George S. Britton often likened himself to the grasshopper in Aesop's fable, singing away while the ants around him were hard at work.

Mr. Britton, who entertained generations of folkies with his guitar, Elizabethan lute, and repertoire of songs in 10 languages until he was in his 80s, died of Parkinson's disease Feb. 12 at Penn Hospice at Rittenhouse. He was 94 and lived in Miquon.

"The privilege is in doing what I want to do." he once told an Inquirer reporter. "That's heaven on earth."

Mr. Britton performed at schools, colleges, hootenannies, and Philadelphia Orchestra Children's Concerts, and on television and radio. He sang "Sermons in Song" at churches and wrote a folk Mass and an ecumenical service. He also produced several albums, and his recordings featuring Pennsylvania Dutch songs are in the Smithsonian collection.

He made a decent living thanks in part to his wife, Charlotte Klemp Britton, who handled bookings for him and other folk artists. She also managed the George Britton Folk Studio in Lafayette Hill, where, for 20 years, Mr. Britton taught youngsters ditties such as "Casey Jones" and "Froggy Went a-Courtin' " and basic three-chord guitar progressions.

He and his wife met when they were counselors at Miquon Day Camp and married in 1953. All four of their children and several of their grandchildren are accomplished musicians.

"Going back to Ireland, we're six generations of musicians," daughter Wendy Young said.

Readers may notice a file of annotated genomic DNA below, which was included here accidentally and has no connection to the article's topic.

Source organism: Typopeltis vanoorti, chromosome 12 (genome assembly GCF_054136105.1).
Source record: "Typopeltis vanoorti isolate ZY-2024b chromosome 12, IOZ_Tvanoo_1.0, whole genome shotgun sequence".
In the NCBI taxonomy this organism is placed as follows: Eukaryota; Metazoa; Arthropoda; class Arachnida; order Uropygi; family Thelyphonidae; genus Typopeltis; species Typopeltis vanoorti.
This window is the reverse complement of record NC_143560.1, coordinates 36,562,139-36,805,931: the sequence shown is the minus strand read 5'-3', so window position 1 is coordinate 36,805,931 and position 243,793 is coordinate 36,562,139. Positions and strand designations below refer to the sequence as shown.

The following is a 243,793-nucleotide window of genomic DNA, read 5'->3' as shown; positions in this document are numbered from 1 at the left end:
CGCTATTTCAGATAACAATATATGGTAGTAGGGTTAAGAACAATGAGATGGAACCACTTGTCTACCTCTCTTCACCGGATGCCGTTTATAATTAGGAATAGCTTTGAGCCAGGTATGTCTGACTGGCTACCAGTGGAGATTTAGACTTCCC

In 1957, Mr. Britton and his wife founded the Philadelphia Folksong Society with several friends, and five years later members started the Philadelphia Folk Festival. Mr. Britton performed at the first festival, which became an annual event. The Brittons were also among the original partners of the Main Point coffeehouse in Bryn Mawr in the 1960s.

Mr. Britton who once described himself as "a mediocre talent with, maybe, an exceptional voice," hadn't planned on becoming a folksinger. Instead, he considered a career in opera. Growing up with eight siblings in Reading, he sang in church choirs and earned money for voice lessons caddying and selling newspapers.

During World War II, he was a machinist at the Philadelphia Naval Shipyard and for General Electric.

In 1945, inspired by Burl Ives' radio broadcasts, he acquired a guitar. His first professional gig was with the Meyer Davis Orchestra in California. Later he entertained at trailer and mining camps in California with an old-time minstrel, Ed "Uncle Remus" Bonnell.

Back in Philadelphia, he performed at festivals, Renaissance fairs, coffeehouses, and schools.

Like other folkies he participated in social-justice causes, entertaining at political and peace rallies. His chance to have a daily 15-minute radio program was vetoed by station officials because he was a union member.

Mr. Britton also was an environmentalist. He and his wife built a solar house in Miquon in 1984.

"Charlotte and I wanted something that didn't look weird but was relaxing," he told a reporter in 2002. The layout of the house wasn't as energy efficient as it could have been, he said, "but Charlotte wanted to be able to see the woods, and life is compromise."

In addition to his wife and daughter, Mr. Britton is survived by sons Kerry and Timothy, daughter Ellen, a sister, and seven grandchildren.

A song celebration will be held from 2 to 5 p.m. April 11 at First Presbyterian Church in Springfield, 1710 Bethlehem Pike, Flourtown.

Contact staff writer Sally A. Downey at 215-854-2913 or sdowney@phillynews.com.